VIRGINIA BEACH, Va. (WAVY) — After nearly 20 years of discussion, the future of the Oceanfront land known as “Rudee Loop” is becoming more clear.

At Virginia Beach City Council’s workshop on Tuesday, a majority of members gave City Manager Patrick Duhaney the go-ahead to start searching for a firm with experience designing “world class parks” to transform the current property of parking lots and roads into “something special.”

It will be a park, as 84% of residents who were surveyed said they wanted.

What it won’t be is one of the three proposals submitted as part of a process last year, or the proposal the city’s own parks and rec department submitted.

Vice Mayor Rosemary Wilson said it became clear that there was no way to get the required supermajority vote needed to move forward with selling the land to a private developer. Even if that would be the cheaper option.

“Watching all of this the last few years, I don’t know that we could get a supermajority. I don’t know if nine of us can agree on one. I don’t think there is any one particular one that is so extraordinary that nine of us would agree on,” Wilson said.

City Council asked for the proposals early last year for the nearly 11-acre piece of public land at the south end of the Oceanfront often dubbed “the most spectacular place undeveloped on the East Coast.”

The majority of the property has been in city control since 2004, when nearly $7 million was spent to buy the property of longtime Lighthouse Restaurant. Several other private homes, the Beach Quarters Inn and an amusement area were the most recent other uses on the parcels.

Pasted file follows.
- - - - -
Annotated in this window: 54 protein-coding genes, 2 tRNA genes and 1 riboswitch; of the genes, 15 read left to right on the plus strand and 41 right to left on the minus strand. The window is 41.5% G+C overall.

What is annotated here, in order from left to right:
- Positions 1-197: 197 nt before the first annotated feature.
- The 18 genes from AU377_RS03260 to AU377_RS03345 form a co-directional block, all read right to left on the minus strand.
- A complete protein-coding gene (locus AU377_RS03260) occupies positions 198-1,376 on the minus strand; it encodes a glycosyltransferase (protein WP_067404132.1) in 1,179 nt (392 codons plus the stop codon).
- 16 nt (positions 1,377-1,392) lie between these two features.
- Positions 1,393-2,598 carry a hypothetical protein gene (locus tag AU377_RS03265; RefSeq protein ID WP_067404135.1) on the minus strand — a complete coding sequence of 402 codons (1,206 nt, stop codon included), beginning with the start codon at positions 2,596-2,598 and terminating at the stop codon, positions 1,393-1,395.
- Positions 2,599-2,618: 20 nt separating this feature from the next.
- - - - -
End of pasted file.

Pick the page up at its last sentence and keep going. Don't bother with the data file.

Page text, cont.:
At the time of those purchases, City Council documents stated the property was “a prime location for a flagship hotel chain to aid in the development of a convention facility at the Oceanfront.”

But in 2019, Rudee Loop was identified as the top priority for green space in a public survey and a resort planning document.

By August 2022, teams led by NFL Hall of Famer turned developer Bruce Smith, hotelier Bruce Thompson and the charitable Virginia Gentlemen Foundation all submitted their visions for the space. Two out of the three development teams who responded envisioned a waterfront park with a new parking garage.  

But since then familiar big-name personalities have clashed, alleging “cronyism” in the process. It’s an issue that’s plagued other public-private partnerships in the past and divided council members behind the scenes.

Wilson, whose district includes Rudee Loop, said they can no longer wait.

“I say let’s get on with it. I mean this has really taken a long time to get to this point,” Wilson said. “We all deserve better.”

A majority of her colleagues agreed with her.

Parks and Recreation will now start putting together a Request For Proposals for a firm with “signature park design experience” and then walk City Council through the process prior to issuing the RFP for a Rudee Loop Park, according to Kathy Warren, the city’s planning director.

That will give City Council the chance to have included what they want. Councilman Rocky Holcomb suggested pickleball courts.

Councilman Michael Berlucchi said it was the best discussion surrounding the topic he’s been a part of.

“This is not a tourist amenity; this a place for Virginia Beach residents to enjoy their Virginia Beach resort and Oceanfront. I think this presents a lot of really exciting potential,” Berlucchi said.

Mayor Bobby Dyer said while creating a park will be the focus, the need for another parking garage can’t be ignored.

Wilson said it could allow for the opportunity for a rooftop restaurant and suggested again considering the purchase of the Schooner Inn to add more land to the project.

Duhaney warned the public creation of a public park would likely come with a $40 million price tag and an annual $1.1 million upkeep commitment.

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